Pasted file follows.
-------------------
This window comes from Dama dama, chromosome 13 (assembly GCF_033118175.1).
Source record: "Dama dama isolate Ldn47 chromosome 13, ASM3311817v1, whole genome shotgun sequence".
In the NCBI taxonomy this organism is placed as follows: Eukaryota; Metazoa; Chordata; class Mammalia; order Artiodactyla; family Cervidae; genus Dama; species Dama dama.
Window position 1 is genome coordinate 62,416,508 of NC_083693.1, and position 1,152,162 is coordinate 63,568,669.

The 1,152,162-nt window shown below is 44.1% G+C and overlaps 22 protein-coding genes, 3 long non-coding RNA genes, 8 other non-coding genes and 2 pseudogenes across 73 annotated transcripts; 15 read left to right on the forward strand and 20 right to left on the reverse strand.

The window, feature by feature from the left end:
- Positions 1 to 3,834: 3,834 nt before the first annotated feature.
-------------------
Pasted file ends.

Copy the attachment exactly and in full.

This window comes from Dama dama, chromosome 13 (assembly GCF_033118175.1).
Source record: "Dama dama isolate Ldn47 chromosome 13, ASM3311817v1, whole genome shotgun sequence".
In the NCBI taxonomy this organism is placed as follows: Eukaryota; Metazoa; Chordata; class Mammalia; order Artiodactyla; family Cervidae; genus Dama; species Dama dama.
Window position 1 is genome coordinate 62,416,508 of NC_083693.1, and position 1,152,162 is coordinate 63,568,669.

The 1,152,162-nt window shown below is 44.1% G+C and overlaps 22 protein-coding genes, 3 long non-coding RNA genes, 8 other non-coding genes and 2 pseudogenes across 73 annotated transcripts; 15 read left to right on the forward strand and 20 right to left on the reverse strand.

The window, feature by feature from the left end:
- Positions 1 to 3,834: 3,834 nt before the first annotated feature.